The violent conduct exhibited by some organised group at the burial of Jakana Nadduli (MHSRIEP), son of Al Hajji Hon. Abdul Nadduli, must be condemned in the strongest and most exemplary terms.
The group descended on a mourner, one Majambere Kamuntu, and assaulted him to near death. Up to now I have not fully established what prompted them to act that way; what he did to attract their wrath. I am made to believe that it was for his political beliefs. If that is the case, the manner in which he was attacked must be condemned by all right thinking members of society and people of goodwill. It’s an attack on the right to belong and to associate.
To make matters worse, this was a burial-a very solemn occasion of sending off our brother and friend, a time of great reflection to dedicate ourselves and the departed into the graces of Allah. How could it be that anyone could choose then to display their pagan side? Do they fear God anymore? Did they have any respect for the bereaved or the deceased? Couldn’t they wait for the burial to end and speak to Majambere if they had any differences to settle with him?
Mob action and violence is illegal and not one of the ways to settle out arguments. From where I am, I don’t think that they achieved anything other than disrupting Jakana’s sendoff in full view of the public including his parents. Do they have parents of their own? Do they know when their time will come? Is that how their day should be? Jakana was outspoken but not violent.
While I don’t know how Majambere’s attackers were raised, I harbour little doubt that they are engaged in more such acts of bloodletting and violence than we saw in a flash. A person who fights at a funeral, in full view of the public, what more can they do out of public view or in the deep night? Security should probe this incident closely, but fairly!
That said, where are the very vocal human rights activists in this matter? For 24 hours after the incident, I waited to hear them speak out but I couldn’t detect any. Only the Uganda Human Rights Commission (UHRC) came out after some days; of course, with UHRC, I know that they have a process before issuing statements that includes receiving a complaint and doing preliminary investigations before issuing a statement. None of the other organisations or individuals famous for standing up for the vulnerable has come out up to now. Their silence is too loud, as they say. Am I totally surprised? Of course not!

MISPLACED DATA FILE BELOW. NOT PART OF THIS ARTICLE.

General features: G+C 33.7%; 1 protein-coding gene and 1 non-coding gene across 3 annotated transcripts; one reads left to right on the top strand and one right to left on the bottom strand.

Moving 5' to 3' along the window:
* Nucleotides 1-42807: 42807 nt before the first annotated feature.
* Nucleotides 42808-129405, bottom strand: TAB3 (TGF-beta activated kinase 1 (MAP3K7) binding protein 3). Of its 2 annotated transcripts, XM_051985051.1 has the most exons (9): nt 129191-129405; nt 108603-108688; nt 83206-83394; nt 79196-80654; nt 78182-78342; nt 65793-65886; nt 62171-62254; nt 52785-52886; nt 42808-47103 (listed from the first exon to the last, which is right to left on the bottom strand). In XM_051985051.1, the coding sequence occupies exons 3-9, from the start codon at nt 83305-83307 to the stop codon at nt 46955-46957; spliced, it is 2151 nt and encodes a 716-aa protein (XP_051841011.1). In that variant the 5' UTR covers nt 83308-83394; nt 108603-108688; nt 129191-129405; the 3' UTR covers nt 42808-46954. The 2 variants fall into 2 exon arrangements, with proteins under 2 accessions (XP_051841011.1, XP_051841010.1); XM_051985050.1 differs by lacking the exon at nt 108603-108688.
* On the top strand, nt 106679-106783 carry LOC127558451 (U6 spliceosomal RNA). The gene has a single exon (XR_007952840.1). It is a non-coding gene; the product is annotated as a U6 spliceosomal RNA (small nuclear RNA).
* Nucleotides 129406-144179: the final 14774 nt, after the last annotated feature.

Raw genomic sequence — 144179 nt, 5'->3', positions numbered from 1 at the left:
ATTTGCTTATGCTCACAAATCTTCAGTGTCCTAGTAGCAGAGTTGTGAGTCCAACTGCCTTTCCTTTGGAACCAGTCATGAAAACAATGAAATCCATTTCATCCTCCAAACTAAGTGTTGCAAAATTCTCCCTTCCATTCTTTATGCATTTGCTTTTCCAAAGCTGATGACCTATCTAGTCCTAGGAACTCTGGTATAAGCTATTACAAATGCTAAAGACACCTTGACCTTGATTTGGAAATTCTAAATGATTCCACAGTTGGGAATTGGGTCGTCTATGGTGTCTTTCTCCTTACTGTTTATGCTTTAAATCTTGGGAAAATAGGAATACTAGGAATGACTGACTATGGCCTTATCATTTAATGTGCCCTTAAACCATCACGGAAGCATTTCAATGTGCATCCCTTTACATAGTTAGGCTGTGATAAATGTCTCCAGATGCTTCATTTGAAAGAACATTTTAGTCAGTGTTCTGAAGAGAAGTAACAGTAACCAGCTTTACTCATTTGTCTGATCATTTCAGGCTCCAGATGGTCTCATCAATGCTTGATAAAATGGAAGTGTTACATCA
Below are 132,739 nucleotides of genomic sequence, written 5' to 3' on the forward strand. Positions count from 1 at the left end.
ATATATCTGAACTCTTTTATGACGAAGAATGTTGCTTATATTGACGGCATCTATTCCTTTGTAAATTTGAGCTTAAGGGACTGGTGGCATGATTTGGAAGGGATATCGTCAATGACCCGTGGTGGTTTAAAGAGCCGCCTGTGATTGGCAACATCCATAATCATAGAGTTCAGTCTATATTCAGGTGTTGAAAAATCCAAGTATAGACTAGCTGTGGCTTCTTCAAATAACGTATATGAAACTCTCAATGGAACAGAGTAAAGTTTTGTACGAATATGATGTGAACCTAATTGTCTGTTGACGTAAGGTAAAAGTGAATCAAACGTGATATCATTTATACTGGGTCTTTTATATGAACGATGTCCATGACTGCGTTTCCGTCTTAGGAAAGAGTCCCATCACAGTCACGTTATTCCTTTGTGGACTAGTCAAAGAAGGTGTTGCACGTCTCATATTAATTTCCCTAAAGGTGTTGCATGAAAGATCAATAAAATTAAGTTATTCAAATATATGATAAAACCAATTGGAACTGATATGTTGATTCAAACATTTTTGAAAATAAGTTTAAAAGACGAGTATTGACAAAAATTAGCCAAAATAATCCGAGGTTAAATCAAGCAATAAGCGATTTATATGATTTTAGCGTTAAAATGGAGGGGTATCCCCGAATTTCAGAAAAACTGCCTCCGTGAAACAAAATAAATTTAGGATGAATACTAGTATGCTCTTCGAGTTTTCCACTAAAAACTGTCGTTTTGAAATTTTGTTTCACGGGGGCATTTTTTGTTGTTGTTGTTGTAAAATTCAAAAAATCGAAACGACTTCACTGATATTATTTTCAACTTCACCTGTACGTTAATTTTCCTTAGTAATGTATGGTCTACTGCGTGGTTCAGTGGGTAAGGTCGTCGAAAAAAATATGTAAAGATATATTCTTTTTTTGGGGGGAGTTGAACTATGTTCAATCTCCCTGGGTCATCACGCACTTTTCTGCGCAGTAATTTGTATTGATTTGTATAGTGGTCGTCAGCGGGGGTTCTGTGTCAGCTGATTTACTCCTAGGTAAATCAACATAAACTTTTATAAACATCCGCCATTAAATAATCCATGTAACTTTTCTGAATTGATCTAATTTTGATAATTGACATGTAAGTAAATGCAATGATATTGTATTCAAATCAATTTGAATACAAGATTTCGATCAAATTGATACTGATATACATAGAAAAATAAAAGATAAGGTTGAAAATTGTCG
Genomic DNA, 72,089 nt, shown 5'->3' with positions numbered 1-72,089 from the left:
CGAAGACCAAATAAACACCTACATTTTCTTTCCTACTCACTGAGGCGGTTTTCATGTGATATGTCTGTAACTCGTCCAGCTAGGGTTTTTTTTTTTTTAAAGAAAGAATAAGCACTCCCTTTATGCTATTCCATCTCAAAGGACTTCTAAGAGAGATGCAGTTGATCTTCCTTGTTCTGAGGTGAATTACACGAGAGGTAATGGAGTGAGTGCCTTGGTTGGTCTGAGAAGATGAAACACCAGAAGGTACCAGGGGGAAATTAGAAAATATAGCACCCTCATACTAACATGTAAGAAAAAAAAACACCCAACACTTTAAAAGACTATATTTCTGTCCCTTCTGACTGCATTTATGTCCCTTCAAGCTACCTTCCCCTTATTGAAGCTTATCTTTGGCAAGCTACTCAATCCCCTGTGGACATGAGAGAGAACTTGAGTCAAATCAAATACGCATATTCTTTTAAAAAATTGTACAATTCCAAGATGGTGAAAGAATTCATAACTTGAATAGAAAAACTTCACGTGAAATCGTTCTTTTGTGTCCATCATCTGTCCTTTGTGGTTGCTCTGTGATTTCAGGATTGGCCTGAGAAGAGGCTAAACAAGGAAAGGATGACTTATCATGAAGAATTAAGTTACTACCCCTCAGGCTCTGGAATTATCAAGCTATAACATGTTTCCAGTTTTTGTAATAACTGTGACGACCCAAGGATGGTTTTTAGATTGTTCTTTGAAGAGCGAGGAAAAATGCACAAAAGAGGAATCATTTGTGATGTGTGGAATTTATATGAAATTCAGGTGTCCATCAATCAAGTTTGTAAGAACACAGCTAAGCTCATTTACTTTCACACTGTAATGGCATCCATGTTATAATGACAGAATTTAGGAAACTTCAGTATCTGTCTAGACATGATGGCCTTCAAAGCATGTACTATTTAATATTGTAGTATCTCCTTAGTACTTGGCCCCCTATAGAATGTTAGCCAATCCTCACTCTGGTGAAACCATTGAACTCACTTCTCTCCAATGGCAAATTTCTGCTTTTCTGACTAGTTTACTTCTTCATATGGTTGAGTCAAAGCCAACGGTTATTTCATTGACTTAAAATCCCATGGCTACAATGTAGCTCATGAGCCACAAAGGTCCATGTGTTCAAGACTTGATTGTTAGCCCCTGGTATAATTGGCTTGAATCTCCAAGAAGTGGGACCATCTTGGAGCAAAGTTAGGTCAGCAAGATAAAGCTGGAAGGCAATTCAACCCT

For some time now, a pattern has been developing, where in the so called human rights defenders only defend members of one side and usually based on political creed. I am sure many people have been following this trend and it speaks for itself. The so called human rights advocates are always so quick to speak up in certain instances, even when those they are defending were in direct breach of the law or when they are the ones provoking a situation. In such instances, those defenders don’t just issue statements; they stage demonstrations (locally and internationally), buy space in the media, hire legal redress for them, etc. In Majambere’s instance, they are mum and nowhere to be seen. Is it a coincidence? No! It’s by design. They are serving certain interests and to them, some people have more human rights than others.
It also goes to show that, indeed, these organisations only serve certain interests including financial; where there is no monetary benefit, they can’t work.
And donors are being conned big time.
Democracy and human rights activism is now about tapping big bucks. And, sadly, real democracy and human rights defenders are endangered, meaning that real victims will remain vulnerable and insecure. Thus, the world is in big trouble!
Even in penning this appeal, I might be targeted for being objective and asking civil society to up their game. You may hear course language directed at me, attempts to physically accost me, petitions to dismiss me from my job or even visa blockades. All that doesn’t bother me as it would just prove exactly what I am saying. For as long as I can communicate using my pen or word of mouth, I will not hesitate to stand up for my rights and those of others, using very civil methods.
I wish to applaud Ugandans who act civilly at all times, even the way they communicate with others on public platforms, how they respond to provocation; those who never go physical to make a point but, rather, engage “opponents” respectfully, aware that most of the issues we disagree on are momentary and tomorrow you could be on the same side as the one you are opposed to today. How would you face someone whose leg or teeth you broke, or maimed permanently in a moment of outrage or craziness?
At this rate, I am afraid only a few human rights defenders will go to heaven!
The author is the Deputy Presidential Press Secretary
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